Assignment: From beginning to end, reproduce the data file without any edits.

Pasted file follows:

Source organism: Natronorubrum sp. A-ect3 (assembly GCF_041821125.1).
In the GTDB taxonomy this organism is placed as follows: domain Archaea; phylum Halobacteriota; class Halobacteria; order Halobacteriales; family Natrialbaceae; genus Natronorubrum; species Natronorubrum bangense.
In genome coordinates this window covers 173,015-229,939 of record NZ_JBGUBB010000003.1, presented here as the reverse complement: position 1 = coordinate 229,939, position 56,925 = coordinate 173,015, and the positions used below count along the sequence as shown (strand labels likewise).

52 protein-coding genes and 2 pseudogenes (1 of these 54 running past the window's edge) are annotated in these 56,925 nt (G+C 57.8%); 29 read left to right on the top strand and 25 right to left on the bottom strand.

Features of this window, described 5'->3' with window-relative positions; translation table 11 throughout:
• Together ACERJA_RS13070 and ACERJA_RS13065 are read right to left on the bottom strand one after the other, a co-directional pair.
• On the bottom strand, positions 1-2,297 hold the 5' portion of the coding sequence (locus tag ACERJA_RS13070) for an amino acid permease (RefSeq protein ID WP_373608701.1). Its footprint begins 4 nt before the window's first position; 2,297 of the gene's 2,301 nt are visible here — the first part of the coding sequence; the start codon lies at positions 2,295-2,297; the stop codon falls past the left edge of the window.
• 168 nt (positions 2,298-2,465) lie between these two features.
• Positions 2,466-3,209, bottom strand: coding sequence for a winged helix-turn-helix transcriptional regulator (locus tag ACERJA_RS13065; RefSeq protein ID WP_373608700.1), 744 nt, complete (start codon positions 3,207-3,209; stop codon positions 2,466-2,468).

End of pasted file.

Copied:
Source organism: Natronorubrum sp. A-ect3 (assembly GCF_041821125.1).
In the GTDB taxonomy this organism is placed as follows: domain Archaea; phylum Halobacteriota; class Halobacteria; order Halobacteriales; family Natrialbaceae; genus Natronorubrum; species Natronorubrum bangense.
In genome coordinates this window covers 173,015-229,939 of record NZ_JBGUBB010000003.1, presented here as the reverse complement: position 1 = coordinate 229,939, position 56,925 = coordinate 173,015, and the positions used below count along the sequence as shown (strand labels likewise).

52 protein-coding genes and 2 pseudogenes (1 of these 54 running past the window's edge) are annotated in these 56,925 nt (G+C 57.8%); 29 read left to right on the top strand and 25 right to left on the bottom strand.

Features of this window, described 5'->3' with window-relative positions; translation table 11 throughout:
• Together ACERJA_RS13070 and ACERJA_RS13065 are read right to left on the bottom strand one after the other, a co-directional pair.
• On the bottom strand, positions 1-2,297 hold the 5' portion of the coding sequence (locus tag ACERJA_RS13070) for an amino acid permease (RefSeq protein ID WP_373608701.1). Its footprint begins 4 nt before the window's first position; 2,297 of the gene's 2,301 nt are visible here — the first part of the coding sequence; the start codon lies at positions 2,295-2,297; the stop codon falls past the left edge of the window.
• 168 nt (positions 2,298-2,465) lie between these two features.
• Positions 2,466-3,209, bottom strand: coding sequence for a winged helix-turn-helix transcriptional regulator (locus tag ACERJA_RS13065; RefSeq protein ID WP_373608700.1), 744 nt, complete (start codon positions 3,207-3,209; stop codon positions 2,466-2,468).